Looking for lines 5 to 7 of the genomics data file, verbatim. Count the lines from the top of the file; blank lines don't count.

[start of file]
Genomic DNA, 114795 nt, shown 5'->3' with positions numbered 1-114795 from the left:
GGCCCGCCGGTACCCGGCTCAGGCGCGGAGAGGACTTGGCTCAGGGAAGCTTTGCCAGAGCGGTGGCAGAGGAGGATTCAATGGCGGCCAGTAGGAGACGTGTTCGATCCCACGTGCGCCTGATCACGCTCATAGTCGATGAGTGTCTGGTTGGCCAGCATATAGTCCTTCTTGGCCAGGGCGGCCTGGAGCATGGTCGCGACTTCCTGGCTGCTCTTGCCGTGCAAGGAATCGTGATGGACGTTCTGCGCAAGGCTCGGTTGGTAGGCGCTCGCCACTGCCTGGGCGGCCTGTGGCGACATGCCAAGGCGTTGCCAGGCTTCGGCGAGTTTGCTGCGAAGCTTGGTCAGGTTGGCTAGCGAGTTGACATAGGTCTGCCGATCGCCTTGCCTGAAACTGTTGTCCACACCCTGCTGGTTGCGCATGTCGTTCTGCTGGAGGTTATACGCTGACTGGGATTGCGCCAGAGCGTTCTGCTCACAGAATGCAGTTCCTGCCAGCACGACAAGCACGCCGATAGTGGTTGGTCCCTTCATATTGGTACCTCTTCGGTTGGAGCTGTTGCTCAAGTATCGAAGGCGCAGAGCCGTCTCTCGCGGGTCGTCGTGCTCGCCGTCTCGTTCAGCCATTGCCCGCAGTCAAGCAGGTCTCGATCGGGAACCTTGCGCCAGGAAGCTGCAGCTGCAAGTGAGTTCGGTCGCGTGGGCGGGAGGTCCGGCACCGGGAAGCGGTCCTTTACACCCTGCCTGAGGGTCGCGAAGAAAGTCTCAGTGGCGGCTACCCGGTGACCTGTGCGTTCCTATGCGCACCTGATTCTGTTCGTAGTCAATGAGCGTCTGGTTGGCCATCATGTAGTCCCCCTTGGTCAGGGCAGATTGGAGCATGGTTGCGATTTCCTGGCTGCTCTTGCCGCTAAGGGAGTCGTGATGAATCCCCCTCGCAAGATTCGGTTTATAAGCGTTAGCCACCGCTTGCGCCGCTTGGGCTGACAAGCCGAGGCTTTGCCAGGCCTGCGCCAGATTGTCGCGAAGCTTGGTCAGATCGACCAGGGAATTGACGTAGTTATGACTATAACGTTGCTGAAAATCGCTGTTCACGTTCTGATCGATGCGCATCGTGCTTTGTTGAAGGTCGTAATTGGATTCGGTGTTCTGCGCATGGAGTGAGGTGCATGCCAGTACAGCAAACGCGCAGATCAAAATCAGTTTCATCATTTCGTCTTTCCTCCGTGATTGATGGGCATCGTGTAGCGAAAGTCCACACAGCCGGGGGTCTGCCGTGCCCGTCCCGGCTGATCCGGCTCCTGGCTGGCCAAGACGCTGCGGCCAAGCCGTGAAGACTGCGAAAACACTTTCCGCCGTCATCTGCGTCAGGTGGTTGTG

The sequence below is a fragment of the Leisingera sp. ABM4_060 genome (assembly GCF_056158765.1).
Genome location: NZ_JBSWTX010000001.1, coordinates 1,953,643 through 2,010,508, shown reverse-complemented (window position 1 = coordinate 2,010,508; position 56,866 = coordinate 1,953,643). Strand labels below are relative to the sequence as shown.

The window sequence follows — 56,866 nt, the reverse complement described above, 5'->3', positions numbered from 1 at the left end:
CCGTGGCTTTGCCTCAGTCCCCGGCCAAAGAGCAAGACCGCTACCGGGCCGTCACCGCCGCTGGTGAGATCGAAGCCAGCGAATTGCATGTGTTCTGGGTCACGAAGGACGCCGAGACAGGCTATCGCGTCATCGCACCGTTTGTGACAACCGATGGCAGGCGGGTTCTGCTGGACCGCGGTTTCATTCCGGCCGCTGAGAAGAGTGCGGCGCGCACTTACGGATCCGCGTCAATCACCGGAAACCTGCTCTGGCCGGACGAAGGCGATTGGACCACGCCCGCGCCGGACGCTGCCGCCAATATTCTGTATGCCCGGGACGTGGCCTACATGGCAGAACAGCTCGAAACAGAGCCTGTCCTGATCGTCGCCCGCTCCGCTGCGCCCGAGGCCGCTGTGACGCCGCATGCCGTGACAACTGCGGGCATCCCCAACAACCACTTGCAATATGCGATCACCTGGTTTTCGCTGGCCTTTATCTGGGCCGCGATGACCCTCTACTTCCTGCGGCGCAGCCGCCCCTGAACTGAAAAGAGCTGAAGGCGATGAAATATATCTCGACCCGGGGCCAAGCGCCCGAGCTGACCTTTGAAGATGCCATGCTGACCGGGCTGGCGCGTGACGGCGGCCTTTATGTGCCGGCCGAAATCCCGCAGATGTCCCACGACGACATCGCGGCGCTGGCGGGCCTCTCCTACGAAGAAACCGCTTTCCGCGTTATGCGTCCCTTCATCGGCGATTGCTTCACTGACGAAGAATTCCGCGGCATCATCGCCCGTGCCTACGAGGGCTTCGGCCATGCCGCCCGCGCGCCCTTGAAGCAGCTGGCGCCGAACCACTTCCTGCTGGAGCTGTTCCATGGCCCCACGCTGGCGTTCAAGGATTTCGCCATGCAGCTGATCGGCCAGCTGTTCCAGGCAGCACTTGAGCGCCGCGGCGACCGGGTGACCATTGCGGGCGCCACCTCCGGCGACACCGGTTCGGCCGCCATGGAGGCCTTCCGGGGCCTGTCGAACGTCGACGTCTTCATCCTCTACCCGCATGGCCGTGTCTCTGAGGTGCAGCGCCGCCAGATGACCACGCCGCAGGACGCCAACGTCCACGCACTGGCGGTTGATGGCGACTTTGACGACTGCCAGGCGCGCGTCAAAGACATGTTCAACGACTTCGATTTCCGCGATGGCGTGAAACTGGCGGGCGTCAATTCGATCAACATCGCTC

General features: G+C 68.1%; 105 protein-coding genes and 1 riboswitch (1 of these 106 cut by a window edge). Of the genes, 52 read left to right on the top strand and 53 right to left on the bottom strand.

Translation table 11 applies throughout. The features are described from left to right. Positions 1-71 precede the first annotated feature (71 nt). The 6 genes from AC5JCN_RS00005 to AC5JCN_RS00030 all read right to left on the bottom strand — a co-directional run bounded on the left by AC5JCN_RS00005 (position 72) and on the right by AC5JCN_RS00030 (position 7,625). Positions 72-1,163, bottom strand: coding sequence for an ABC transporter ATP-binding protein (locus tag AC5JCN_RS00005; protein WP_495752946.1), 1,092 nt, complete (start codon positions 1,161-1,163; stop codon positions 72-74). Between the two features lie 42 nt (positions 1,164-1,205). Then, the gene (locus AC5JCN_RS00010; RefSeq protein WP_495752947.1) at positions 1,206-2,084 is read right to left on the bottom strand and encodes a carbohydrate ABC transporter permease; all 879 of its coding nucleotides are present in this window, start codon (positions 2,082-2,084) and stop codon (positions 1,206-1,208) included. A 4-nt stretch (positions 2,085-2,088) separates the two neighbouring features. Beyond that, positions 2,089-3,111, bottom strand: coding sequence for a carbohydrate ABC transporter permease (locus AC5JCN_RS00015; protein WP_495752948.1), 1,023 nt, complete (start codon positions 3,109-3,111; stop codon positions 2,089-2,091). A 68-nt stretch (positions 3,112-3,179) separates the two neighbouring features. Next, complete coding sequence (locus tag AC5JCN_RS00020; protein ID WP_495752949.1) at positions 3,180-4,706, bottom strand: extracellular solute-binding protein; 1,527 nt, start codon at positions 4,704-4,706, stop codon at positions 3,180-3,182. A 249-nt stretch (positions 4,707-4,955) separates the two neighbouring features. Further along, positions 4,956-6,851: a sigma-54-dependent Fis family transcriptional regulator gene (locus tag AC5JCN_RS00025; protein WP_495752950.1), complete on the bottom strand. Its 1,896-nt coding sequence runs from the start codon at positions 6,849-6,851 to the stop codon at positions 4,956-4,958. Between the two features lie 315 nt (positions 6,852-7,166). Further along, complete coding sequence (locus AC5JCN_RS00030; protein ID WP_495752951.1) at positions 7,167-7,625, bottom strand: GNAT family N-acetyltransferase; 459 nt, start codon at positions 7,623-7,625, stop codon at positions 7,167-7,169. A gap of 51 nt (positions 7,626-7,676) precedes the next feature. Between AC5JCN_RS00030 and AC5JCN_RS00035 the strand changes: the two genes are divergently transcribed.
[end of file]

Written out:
The window sequence follows — 56,866 nt, the reverse complement described above, 5'->3', positions numbered from 1 at the left end:
CCGTGGCTTTGCCTCAGTCCCCGGCCAAAGAGCAAGACCGCTACCGGGCCGTCACCGCCGCTGGTGAGATCGAAGCCAGCGAATTGCATGTGTTCTGGGTCACGAAGGACGCCGAGACAGGCTATCGCGTCATCGCACCGTTTGTGACAACCGATGGCAGGCGGGTTCTGCTGGACCGCGGTTTCATTCCGGCCGCTGAGAAGAGTGCGGCGCGCACTTACGGATCCGCGTCAATCACCGGAAACCTGCTCTGGCCGGACGAAGGCGATTGGACCACGCCCGCGCCGGACGCTGCCGCCAATATTCTGTATGCCCGGGACGTGGCCTACATGGCAGAACAGCTCGAAACAGAGCCTGTCCTGATCGTCGCCCGCTCCGCTGCGCCCGAGGCCGCTGTGACGCCGCATGCCGTGACAACTGCGGGCATCCCCAACAACCACTTGCAATATGCGATCACCTGGTTTTCGCTGGCCTTTATCTGGGCCGCGATGACCCTCTACTTCCTGCGGCGCAGCCGCCCCTGAACTGAAAAGAGCTGAAGGCGATGAAATATATCTCGACCCGGGGCCAAGCGCCCGAGCTGACCTTTGAAGATGCCATGCTGACCGGGCTGGCGCGTGACGGCGGCCTTTATGTGCCGGCCGAAATCCCGCAGATGTCCCACGACGACATCGCGGCGCTGGCGGGCCTCTCCTACGAAGAAACCGCTTTCCGCGTTATGCGTCCCTTCATCGGCGATTGCTTCACTGACGAAGAATTCCGCGGCATCATCGCCCGTGCCTACGAGGGCTTCGGCCATGCCGCCCGCGCGCCCTTGAAGCAGCTGGCGCCGAACCACTTCCTGCTGGAGCTGTTCCATGGCCCCACGCTGGCGTTCAAGGATTTCGCCATGCAGCTGATCGGCCAGCTGTTCCAGGCAGCACTTGAGCGCCGCGGCGACCGGGTGACCATTGCGGGCGCCACCTCCGGCGACACCGGTTCGGCCGCCATGGAGGCCTTCCGGGGCCTGTCGAACGTCGACGTCTTCATCCTCTACCCGCATGGCCGTGTCTCTGAGGTGCAGCGCCGCCAGATGACCACGCCGCAGGACGCCAACGTCCACGCACTGGCGGTTGATGGCGACTTTGACGACTGCCAGGCGCGCGTCAAAGACATGTTCAACGACTTCGATTTCCGCGATGGCGTGAAACTGGCGGGCGTCAATTCGATCAACATCGCTC

General features: G+C 68.1%; 105 protein-coding genes and 1 riboswitch (1 of these 106 cut by a window edge). Of the genes, 52 read left to right on the top strand and 53 right to left on the bottom strand.